The swine flu was the 1st epidemic that I dealt with as a new grad in '76.
I have worked in the ED for over a decade, front lines when it comes flu seasons.
So we disagree~because of that you assume that I stay less informed of credible sources of research? There is lack of data on the effectiveness of this vaccine, people are hopeful & I pray that it will not harm those who receive it.
I don't agree with everyone's conclusions on this forum, but I also don't lecture them that I am right & they are wrong. There are many things that are not definite on the subject of flu epidemics & vaccines~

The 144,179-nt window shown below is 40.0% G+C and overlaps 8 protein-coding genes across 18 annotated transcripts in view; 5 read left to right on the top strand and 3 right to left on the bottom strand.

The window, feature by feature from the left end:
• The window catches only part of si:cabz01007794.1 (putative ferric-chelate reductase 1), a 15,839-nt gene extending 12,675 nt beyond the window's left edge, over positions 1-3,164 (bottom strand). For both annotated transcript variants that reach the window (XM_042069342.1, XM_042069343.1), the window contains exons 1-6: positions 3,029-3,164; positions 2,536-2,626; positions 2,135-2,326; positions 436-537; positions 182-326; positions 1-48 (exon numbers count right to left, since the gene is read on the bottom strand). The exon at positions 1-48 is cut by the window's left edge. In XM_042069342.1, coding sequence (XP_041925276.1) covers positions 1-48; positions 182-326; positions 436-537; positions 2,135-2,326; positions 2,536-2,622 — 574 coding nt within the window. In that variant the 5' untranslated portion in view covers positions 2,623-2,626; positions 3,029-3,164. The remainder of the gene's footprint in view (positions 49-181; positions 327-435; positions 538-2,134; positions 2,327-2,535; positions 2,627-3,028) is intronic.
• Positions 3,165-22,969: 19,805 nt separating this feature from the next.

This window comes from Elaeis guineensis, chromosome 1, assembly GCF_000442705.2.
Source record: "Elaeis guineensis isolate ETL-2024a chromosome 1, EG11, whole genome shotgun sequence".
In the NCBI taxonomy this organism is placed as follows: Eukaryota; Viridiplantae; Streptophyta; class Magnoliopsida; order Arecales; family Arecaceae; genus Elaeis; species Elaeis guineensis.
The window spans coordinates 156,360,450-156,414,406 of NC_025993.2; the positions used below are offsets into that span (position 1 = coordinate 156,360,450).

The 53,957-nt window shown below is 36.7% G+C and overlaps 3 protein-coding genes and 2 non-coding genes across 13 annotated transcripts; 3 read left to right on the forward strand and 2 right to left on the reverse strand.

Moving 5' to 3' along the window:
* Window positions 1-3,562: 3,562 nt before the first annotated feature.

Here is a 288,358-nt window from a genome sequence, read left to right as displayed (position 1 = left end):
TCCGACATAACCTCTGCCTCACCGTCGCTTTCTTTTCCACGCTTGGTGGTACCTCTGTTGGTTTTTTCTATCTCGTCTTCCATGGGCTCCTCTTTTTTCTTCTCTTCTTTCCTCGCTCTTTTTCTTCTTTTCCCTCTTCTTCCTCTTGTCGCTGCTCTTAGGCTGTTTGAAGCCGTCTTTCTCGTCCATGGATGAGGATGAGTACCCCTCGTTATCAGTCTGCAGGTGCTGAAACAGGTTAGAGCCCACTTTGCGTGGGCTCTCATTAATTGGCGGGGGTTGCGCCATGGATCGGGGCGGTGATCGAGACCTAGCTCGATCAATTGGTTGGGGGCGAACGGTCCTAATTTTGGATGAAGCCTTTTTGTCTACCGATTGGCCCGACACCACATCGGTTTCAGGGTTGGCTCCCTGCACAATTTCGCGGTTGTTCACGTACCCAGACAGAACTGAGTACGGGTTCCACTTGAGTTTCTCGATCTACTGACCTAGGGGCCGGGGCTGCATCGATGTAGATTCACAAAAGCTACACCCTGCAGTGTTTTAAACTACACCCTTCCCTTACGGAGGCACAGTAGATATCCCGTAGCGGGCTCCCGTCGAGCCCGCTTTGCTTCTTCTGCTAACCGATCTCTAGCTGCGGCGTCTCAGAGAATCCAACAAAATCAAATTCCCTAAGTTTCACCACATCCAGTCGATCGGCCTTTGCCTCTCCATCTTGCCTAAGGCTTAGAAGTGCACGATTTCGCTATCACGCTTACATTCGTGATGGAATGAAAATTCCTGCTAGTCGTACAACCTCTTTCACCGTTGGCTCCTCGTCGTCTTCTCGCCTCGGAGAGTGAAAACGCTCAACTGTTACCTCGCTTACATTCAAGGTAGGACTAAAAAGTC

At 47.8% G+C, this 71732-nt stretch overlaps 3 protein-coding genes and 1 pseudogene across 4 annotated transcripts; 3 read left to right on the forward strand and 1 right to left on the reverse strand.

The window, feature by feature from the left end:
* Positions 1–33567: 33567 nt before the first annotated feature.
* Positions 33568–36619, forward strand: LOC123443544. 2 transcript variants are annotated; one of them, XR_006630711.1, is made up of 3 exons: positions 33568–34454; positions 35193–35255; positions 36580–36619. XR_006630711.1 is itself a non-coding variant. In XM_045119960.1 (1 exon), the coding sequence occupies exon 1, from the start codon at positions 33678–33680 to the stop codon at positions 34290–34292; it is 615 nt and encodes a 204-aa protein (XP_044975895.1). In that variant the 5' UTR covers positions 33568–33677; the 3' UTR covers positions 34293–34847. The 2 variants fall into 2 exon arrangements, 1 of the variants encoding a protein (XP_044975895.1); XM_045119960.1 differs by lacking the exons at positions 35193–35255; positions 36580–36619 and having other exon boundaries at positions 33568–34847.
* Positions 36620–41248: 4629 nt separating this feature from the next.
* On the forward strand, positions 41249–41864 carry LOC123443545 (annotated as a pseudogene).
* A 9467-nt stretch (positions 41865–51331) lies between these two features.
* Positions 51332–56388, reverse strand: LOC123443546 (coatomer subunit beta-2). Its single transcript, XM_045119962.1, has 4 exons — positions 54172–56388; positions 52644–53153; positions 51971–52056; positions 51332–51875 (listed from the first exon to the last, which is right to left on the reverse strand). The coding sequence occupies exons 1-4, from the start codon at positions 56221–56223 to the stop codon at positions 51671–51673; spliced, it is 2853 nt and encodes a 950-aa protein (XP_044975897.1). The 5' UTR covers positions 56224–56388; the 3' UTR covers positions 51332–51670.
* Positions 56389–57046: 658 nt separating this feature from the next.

I am happy in life & respected in my medical community. I'm not robbed of anything because I expressed to you that your post came off as arrogant & offensive. When people disagree with your opinion, it doesn't mean that you are correct & they are wrong / misinformed.
This forum is to express how we are all dealing with these difficult events in our nsg. practice.
- 2Oct 21, '09 by indigo girlQuote from PeggyfayeThe 1976 swine flu virus, A/New Jersey/76 (Hsw1N1) never caused an epidemic. There was an outbreak of this novel virus but it was confined solely to Ft. Dix, New Jersey.The swine flu was the 1st epidemic that I dealt with as a new grad in '76.
There was however, a concurrent outbreak of influenza A/Victoria/3/75 (H3N2) that infected populations more widely not only at Ft. Dix, but elsewhere as well. Could this be what you are referring to?